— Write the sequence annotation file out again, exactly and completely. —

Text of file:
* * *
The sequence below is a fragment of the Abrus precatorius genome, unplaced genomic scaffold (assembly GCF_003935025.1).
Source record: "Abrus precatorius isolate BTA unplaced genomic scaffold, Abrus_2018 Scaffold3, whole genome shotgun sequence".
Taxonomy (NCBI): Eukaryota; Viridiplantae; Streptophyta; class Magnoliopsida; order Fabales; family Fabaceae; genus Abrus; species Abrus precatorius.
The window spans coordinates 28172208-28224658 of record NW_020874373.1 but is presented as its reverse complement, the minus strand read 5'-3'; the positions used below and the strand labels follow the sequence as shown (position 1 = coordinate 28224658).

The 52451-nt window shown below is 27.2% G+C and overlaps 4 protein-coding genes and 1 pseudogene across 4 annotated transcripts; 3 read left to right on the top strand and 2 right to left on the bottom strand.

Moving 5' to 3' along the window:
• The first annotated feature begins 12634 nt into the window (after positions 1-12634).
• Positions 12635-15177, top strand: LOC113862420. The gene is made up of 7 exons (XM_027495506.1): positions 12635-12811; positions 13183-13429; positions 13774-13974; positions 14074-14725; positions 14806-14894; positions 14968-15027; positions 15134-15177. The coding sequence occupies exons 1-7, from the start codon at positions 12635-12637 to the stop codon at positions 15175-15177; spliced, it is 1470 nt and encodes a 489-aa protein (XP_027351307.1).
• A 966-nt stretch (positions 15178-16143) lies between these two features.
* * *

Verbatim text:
The sequence below is a fragment of the Abrus precatorius genome, unplaced genomic scaffold (assembly GCF_003935025.1).
Source record: "Abrus precatorius isolate BTA unplaced genomic scaffold, Abrus_2018 Scaffold3, whole genome shotgun sequence".
Taxonomy (NCBI): Eukaryota; Viridiplantae; Streptophyta; class Magnoliopsida; order Fabales; family Fabaceae; genus Abrus; species Abrus precatorius.
The window spans coordinates 28172208-28224658 of record NW_020874373.1 but is presented as its reverse complement, the minus strand read 5'-3'; the positions used below and the strand labels follow the sequence as shown (position 1 = coordinate 28224658).

The 52451-nt window shown below is 27.2% G+C and overlaps 4 protein-coding genes and 1 pseudogene across 4 annotated transcripts; 3 read left to right on the top strand and 2 right to left on the bottom strand.

Moving 5' to 3' along the window:
• The first annotated feature begins 12634 nt into the window (after positions 1-12634).
• Positions 12635-15177, top strand: LOC113862420. The gene is made up of 7 exons (XM_027495506.1): positions 12635-12811; positions 13183-13429; positions 13774-13974; positions 14074-14725; positions 14806-14894; positions 14968-15027; positions 15134-15177. The coding sequence occupies exons 1-7, from the start codon at positions 12635-12637 to the stop codon at positions 15175-15177; spliced, it is 1470 nt and encodes a 489-aa protein (XP_027351307.1).
• A 966-nt stretch (positions 15178-16143) lies between these two features.